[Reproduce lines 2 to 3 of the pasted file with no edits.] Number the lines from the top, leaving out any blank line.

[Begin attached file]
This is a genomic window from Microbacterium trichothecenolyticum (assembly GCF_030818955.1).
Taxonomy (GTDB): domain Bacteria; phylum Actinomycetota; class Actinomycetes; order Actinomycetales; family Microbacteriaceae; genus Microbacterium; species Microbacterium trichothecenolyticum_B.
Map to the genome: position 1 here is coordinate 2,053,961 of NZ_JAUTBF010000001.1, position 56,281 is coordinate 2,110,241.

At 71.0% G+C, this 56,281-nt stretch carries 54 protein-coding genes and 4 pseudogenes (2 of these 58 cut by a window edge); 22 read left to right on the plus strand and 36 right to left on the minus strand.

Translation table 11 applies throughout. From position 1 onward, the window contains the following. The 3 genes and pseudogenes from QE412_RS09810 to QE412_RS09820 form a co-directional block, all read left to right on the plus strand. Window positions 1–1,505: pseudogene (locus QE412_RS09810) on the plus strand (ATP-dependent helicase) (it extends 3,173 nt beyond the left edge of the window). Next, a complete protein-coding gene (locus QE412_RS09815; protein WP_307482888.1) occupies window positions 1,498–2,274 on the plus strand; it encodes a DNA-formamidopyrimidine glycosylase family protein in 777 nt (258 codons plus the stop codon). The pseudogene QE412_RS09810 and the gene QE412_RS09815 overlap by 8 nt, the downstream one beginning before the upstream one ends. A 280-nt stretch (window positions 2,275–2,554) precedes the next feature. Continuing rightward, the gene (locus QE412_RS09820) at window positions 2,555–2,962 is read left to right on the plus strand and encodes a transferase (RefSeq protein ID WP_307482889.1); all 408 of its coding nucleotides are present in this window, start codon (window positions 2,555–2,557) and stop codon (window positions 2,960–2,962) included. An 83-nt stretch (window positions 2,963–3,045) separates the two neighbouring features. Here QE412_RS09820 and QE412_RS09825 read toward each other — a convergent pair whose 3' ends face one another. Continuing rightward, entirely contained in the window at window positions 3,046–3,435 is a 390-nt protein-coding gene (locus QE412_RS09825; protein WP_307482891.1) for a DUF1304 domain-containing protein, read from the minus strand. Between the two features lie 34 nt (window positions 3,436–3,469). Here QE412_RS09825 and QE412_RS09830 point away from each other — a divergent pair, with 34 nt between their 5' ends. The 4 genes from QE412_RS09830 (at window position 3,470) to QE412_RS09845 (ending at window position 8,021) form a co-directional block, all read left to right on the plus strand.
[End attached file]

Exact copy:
Taxonomy (GTDB): domain Bacteria; phylum Actinomycetota; class Actinomycetes; order Actinomycetales; family Microbacteriaceae; genus Microbacterium; species Microbacterium trichothecenolyticum_B.
Map to the genome: position 1 here is coordinate 2,053,961 of NZ_JAUTBF010000001.1, position 56,281 is coordinate 2,110,241.